XIX Corps, US Army

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XIX CORPS, US ARMY


Coat of arms (crest) of the XIX Corps, US Army

Official blazon

On a medium Blue disc 2 5/8 inches (6.67cm) in diameter with a 1/8 inch (.32cm) Silver Gray border, a tomahawk Proper (black handle, a silver gray blade and bindings and red tassel).

Origin/meaning

In April 1944, over the signature of General Eisenhower, it was stated that a design "of American significance" was desired by the Corps Commander of the XIX Corps. The tomahawk is one of the most American of symbols. The Indian tomahawk was combined with a peace pipe and was thus ceremonially representative of war or peace. In the peace ceremony the blade was buried and the peace pipe smoked, while in war it was used as a weapon rather that as a pipe.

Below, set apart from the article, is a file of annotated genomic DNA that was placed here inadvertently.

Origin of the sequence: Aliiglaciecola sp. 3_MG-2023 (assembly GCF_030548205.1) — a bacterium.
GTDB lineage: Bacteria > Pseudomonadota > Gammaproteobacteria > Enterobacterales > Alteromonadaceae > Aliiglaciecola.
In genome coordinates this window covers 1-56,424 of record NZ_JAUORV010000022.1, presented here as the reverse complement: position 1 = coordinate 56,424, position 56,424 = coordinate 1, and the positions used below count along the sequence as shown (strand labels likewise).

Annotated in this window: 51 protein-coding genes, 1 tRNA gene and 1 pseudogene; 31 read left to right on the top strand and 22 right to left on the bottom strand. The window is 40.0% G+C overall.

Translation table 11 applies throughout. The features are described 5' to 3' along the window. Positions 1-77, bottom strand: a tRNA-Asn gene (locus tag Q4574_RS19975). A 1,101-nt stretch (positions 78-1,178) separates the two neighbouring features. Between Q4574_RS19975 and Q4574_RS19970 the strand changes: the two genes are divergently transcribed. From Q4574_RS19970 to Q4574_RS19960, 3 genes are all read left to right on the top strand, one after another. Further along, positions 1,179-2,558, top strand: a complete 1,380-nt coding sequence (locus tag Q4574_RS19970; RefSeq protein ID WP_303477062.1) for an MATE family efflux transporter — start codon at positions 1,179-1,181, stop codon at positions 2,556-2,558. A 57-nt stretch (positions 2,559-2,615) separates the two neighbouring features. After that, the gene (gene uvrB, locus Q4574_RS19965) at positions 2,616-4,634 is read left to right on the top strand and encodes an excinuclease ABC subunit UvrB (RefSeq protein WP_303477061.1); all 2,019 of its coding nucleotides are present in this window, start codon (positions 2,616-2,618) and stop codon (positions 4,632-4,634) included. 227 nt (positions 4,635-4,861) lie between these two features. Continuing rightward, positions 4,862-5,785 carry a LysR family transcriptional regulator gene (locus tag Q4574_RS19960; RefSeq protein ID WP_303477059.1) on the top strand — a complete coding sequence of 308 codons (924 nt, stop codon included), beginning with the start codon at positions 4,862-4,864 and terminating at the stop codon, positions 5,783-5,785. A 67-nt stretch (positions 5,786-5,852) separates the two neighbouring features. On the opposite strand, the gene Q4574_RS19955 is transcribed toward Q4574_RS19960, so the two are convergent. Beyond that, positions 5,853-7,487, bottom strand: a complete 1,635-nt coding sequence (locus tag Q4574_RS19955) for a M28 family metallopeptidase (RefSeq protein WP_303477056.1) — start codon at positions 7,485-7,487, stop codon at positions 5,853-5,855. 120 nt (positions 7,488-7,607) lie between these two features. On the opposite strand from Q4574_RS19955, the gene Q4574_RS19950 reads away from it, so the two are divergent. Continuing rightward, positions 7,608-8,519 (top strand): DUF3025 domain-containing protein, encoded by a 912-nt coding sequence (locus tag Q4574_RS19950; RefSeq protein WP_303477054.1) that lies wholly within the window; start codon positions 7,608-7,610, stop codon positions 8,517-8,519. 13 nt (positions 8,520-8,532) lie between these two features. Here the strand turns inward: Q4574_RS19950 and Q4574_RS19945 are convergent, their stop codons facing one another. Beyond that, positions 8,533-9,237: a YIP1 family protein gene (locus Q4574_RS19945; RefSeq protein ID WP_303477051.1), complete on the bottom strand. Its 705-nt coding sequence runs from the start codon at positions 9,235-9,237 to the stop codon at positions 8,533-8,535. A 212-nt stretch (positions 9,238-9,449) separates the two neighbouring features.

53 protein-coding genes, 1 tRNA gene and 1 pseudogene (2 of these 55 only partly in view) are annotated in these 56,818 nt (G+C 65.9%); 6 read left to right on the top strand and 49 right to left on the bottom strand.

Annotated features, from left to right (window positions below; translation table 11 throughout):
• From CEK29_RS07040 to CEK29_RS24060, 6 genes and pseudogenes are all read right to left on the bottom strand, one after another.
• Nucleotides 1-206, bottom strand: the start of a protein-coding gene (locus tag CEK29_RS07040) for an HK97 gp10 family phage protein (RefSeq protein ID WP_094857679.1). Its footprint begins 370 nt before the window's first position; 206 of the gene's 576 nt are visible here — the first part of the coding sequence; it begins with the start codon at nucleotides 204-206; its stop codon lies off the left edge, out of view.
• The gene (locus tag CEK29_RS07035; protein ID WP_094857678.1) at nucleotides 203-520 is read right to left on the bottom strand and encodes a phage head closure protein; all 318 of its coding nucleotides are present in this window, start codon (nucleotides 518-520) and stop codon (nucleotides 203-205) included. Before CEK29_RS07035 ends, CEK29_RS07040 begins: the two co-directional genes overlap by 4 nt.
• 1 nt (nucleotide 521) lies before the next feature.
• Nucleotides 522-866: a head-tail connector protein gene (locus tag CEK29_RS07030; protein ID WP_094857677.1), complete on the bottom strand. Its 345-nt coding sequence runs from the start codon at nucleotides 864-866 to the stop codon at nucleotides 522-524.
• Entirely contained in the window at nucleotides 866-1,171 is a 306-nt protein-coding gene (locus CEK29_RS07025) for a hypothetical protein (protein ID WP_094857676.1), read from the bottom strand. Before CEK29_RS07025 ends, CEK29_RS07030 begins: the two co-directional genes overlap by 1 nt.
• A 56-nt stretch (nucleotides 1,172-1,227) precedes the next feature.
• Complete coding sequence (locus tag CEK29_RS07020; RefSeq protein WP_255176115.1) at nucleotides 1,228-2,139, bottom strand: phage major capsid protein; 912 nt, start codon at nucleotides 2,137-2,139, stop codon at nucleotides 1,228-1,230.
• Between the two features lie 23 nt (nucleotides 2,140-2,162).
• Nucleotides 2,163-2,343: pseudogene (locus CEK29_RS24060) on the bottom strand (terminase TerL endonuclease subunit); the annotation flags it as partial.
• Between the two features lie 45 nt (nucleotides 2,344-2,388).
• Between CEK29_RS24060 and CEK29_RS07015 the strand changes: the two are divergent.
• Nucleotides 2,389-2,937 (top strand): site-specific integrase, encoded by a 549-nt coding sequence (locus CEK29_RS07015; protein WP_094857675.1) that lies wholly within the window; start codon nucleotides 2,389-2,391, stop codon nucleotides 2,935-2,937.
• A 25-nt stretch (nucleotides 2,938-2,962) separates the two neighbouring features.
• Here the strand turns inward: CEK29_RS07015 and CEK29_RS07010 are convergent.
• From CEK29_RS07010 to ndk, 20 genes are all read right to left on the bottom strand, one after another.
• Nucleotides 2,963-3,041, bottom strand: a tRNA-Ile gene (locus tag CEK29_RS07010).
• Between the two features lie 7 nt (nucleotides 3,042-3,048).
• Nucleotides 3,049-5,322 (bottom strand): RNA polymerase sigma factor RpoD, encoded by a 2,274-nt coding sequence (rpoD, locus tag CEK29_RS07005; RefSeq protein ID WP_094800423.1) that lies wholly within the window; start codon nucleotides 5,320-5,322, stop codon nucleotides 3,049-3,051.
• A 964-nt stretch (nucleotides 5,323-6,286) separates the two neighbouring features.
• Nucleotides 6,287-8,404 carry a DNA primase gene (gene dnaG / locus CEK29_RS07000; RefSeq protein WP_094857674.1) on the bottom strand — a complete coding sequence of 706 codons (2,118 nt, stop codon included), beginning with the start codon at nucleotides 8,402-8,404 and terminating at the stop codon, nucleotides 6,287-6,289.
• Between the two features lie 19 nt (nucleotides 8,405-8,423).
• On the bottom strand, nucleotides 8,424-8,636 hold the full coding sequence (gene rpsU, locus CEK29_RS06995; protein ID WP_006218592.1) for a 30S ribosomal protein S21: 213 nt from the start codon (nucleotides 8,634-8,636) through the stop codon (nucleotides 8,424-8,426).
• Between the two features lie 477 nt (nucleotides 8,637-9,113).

The Shoulder Sleeve Insignia was approved for the XIX Corps on 3 May 1944. It was amended 9 March 1949, to change the wording of the description to conform with the shoulder sleeve insignia manufactured and worn by the personnel of the XIX Corps overseas during World War II, the design was a slight variance from the originally approved design.

Literature: Image from Wikimedia Commons. Information from The Institute of Heraldry, US Army.